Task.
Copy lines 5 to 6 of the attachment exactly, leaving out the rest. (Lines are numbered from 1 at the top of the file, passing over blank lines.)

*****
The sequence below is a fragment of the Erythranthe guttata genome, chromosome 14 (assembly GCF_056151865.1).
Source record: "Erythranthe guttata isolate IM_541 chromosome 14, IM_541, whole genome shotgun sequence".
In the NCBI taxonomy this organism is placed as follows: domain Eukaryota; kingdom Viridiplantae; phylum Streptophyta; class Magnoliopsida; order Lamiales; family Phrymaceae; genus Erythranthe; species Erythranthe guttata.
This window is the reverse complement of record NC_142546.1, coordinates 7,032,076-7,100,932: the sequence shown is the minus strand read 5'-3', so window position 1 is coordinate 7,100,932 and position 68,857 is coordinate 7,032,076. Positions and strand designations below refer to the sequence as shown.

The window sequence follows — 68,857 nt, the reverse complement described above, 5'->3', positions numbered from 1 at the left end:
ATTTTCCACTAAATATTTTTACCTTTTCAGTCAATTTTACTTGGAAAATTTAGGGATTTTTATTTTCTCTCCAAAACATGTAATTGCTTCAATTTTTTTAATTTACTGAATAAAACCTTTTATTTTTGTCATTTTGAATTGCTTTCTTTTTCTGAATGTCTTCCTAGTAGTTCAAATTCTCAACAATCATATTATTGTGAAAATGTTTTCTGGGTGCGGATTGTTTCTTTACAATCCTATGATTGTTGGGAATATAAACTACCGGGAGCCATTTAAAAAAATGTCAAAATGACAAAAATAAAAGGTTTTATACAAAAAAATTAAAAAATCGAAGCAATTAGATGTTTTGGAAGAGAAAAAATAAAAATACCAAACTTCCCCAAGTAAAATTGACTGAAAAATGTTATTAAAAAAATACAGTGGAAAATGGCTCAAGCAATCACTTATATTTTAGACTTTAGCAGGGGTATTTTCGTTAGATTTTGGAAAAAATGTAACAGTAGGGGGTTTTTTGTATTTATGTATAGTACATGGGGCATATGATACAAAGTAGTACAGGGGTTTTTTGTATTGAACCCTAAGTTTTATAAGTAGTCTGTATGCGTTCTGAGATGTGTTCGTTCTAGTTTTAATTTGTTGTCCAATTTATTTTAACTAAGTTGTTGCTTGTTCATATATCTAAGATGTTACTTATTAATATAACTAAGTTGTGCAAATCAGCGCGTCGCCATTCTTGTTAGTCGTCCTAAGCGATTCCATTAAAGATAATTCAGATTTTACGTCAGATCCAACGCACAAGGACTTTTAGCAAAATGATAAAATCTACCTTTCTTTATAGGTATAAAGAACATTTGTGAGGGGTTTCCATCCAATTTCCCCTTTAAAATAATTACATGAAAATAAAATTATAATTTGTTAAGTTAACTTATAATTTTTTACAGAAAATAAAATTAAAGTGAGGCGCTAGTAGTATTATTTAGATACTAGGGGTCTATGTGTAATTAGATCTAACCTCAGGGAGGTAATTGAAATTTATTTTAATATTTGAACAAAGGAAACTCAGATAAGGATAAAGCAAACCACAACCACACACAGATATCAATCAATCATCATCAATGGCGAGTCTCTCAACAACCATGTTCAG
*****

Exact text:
The window sequence follows — 68,857 nt, the reverse complement described above, 5'->3', positions numbered from 1 at the left end:
ATTTTCCACTAAATATTTTTACCTTTTCAGTCAATTTTACTTGGAAAATTTAGGGATTTTTATTTTCTCTCCAAAACATGTAATTGCTTCAATTTTTTTAATTTACTGAATAAAACCTTTTATTTTTGTCATTTTGAATTGCTTTCTTTTTCTGAATGTCTTCCTAGTAGTTCAAATTCTCAACAATCATATTATTGTGAAAATGTTTTCTGGGTGCGGATTGTTTCTTTACAATCCTATGATTGTTGGGAATATAAACTACCGGGAGCCATTTAAAAAAATGTCAAAATGACAAAAATAAAAGGTTTTATACAAAAAAATTAAAAAATCGAAGCAATTAGATGTTTTGGAAGAGAAAAAATAAAAATACCAAACTTCCCCAAGTAAAATTGACTGAAAAATGTTATTAAAAAAATACAGTGGAAAATGGCTCAAGCAATCACTTATATTTTAGACTTTAGCAGGGGTATTTTCGTTAGATTTTGGAAAAAATGTAACAGTAGGGGGTTTTTTGTATTTATGTATAGTACATGGGGCATATGATACAAAGTAGTACAGGGGTTTTTTGTATTGAACCCTAAGTTTTATAAGTAGTCTGTATGCGTTCTGAGATGTGTTCGTTCTAGTTTTAATTTGTTGTCCAATTTATTTTAACTAAGTTGTTGCTTGTTCATATATCTAAGATGTTACTTATTAATATAACTAAGTTGTGCAAATCAGCGCGTCGCCATTCTTGTTAGTCGTCCTAAGCGATTCCATTAAAGATAATTCAGATTTTACGTCAGATCCAACGCACAAGGACTTTTAGCAAAATGATAAAATCTACCTTTCTTTATAGGTATAAAGAACATTTGTGAGGGGTTTCCATCCAATTTCCCCTTTAAAATAATTACATGAAAATAAAATTATAATTTGTTAAGTTAACTTATAATTTTTTACAGAAAATAAAATTAAAGTGAGGCGCTAGTAGTATTATTTAGATACTAGGGGTCTATGTGTAATTAGATCTAACCTCAGGGAGGTAATTGAAATTTATTTTAATATTTGAACAAAGGAAACTCAGATAAGGATAAAGCAAACCACAACCACACACAGATATCAATCAATCATCATCAATGGCGAGTCTCTCAACAACCATGTTCAG